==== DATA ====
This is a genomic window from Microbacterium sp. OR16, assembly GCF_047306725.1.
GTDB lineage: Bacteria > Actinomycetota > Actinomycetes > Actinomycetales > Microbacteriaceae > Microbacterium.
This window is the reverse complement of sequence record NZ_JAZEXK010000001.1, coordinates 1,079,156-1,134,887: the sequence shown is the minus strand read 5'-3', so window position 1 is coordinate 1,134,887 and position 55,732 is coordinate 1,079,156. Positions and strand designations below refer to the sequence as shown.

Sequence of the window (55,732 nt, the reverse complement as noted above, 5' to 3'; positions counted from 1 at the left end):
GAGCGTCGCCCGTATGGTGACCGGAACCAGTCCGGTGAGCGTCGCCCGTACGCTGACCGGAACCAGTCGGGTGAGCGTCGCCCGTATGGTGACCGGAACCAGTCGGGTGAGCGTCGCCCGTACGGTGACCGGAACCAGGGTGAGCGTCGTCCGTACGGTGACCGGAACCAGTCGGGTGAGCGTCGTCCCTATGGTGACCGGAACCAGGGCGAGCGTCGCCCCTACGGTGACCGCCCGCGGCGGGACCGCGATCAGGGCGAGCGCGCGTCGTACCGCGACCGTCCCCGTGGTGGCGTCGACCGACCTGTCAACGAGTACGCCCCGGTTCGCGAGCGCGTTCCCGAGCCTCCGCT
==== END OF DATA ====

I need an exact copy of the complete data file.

This is a genomic window from Microbacterium sp. OR16, assembly GCF_047306725.1.
GTDB lineage: Bacteria > Actinomycetota > Actinomycetes > Actinomycetales > Microbacteriaceae > Microbacterium.
This window is the reverse complement of sequence record NZ_JAZEXK010000001.1, coordinates 1,079,156-1,134,887: the sequence shown is the minus strand read 5'-3', so window position 1 is coordinate 1,134,887 and position 55,732 is coordinate 1,079,156. Positions and strand designations below refer to the sequence as shown.

Sequence of the window (55,732 nt, the reverse complement as noted above, 5' to 3'; positions counted from 1 at the left end):
GAGCGTCGCCCGTATGGTGACCGGAACCAGTCCGGTGAGCGTCGCCCGTACGCTGACCGGAACCAGTCGGGTGAGCGTCGCCCGTATGGTGACCGGAACCAGTCGGGTGAGCGTCGCCCGTACGGTGACCGGAACCAGGGTGAGCGTCGTCCGTACGGTGACCGGAACCAGTCGGGTGAGCGTCGTCCCTATGGTGACCGGAACCAGGGCGAGCGTCGCCCCTACGGTGACCGCCCGCGGCGGGACCGCGATCAGGGCGAGCGCGCGTCGTACCGCGACCGTCCCCGTGGTGGCGTCGACCGACCTGTCAACGAGTACGCCCCGGTTCGCGAGCGCGTTCCCGAGCCTCCGCT